Americans already rethinking George W. Bush; his poll numbers now but one point below Obama's
Good thing President Obama fled overseas after the disastrous Democratic outcomes in the midterm election.
He wouldn't want to see Tuesday's new poll numbers.
Gallup just announced that Americans' favorable opinions of George W. Bush have risen. This comes as the Obama presidency ages, and now their favorable views of the Republican nearly match their feelings about the Democrat.
Gallup now finds that 44% of Americans have a favorable view of the 43rd president, up about 10%, or four points since the end of his second term in January 2009. Obviously, the former chief executive no longer has a job approval rating.
According to the authoritative RealClearPolitics average of polls, 45.4% of Americans now approve of Obama's job performance, while 49.6% disapprove, compared with 53% Bush disapproval. Obama's approval is down from the 70% range at his inauguration.
During his 22 months in office, Obama and his VP, Joe Biden, have sought to blame much of the country's lingering problems, including jobs, on eight years of failed you-know-whats by you-know-who from Texas.
The controversial Bush is emerging from the same period of relative seclusion to promote his new book, "Decision Points," which has surprisingly become an instant best-seller with long lines forming to buy the book on Tuesday's publication day (See photo above).
In recent interviews, Bush says the presidency is difficult enough and he has no intention of criticizing his successor.
Ticket readers had an advance look here at Bush's conversation Tuesday night with the Fox News Channel's Sean Hannity (6 PST, 9 EST). The former Texas governor says he enjoys his post-White House life and is at peace with the many controversial decisions he made and describes in the memoir.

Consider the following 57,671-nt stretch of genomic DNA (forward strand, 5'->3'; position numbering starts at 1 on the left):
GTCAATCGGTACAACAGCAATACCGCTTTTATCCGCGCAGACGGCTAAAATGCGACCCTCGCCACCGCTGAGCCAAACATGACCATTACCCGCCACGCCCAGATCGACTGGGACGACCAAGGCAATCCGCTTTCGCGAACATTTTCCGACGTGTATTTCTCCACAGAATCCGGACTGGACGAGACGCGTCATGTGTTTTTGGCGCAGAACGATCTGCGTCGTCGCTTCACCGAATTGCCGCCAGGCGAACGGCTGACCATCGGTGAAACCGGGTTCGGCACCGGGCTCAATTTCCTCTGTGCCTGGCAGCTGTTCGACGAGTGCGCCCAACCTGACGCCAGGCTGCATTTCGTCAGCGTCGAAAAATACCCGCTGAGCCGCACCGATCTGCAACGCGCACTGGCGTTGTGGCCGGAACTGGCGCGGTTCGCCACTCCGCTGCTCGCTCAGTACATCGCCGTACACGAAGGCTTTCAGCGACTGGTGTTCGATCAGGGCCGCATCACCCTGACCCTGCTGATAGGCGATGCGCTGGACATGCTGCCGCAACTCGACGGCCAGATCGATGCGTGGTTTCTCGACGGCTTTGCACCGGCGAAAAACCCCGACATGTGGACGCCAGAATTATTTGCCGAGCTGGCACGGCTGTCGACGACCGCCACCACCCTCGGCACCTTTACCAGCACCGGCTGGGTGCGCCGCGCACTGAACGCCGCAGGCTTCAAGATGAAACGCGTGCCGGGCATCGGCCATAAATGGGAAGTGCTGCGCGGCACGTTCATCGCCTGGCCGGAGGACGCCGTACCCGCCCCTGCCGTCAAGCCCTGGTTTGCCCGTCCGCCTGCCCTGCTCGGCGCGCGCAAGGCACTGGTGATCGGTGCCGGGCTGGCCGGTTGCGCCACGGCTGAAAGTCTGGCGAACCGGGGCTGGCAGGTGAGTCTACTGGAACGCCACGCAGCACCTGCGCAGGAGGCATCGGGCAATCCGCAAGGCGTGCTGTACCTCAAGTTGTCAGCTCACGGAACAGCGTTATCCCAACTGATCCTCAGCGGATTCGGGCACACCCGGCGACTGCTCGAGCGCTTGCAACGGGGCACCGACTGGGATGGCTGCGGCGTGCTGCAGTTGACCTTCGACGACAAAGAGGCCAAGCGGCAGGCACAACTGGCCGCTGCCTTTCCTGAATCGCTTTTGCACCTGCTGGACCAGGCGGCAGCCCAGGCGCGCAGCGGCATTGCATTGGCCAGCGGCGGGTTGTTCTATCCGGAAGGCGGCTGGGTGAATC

Though improved in recent months, Bush's current approval is barely half of his highest approval, which was 87% in late 2001, just one point below the highest Gallup has ever found among public figures. (Tiger Woods' and Colin Powell's 88%.)
That approval carried over to 2002 when Bush joined Franklin Roosevelt as the only two presidents whose parties gained seats in their first midterm elections. A week ago Obama and his Democrats lost a half-dozen Senate seats and five dozen House seats, the most in a half-century.
When Gallup first began polling on Bush in early 1999, his favorable rating stood at 69%. After the contentious Florida vote recount of late 2000, it was at 67%.
At this point in Bill Clinton's post-presidential period, his rating was slightly higher than Bush's, 47%.
George W. Bush makes surprise visit to U.S. troops
-- Andrew Malcolm
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Photos, from top: Bush signs a copy of 'Decision Points' (credit: Matt Nager / Bloomberg News); long lines form to buy his memoir outside a Dallas bookstore (Tom Pennington / Getty Images).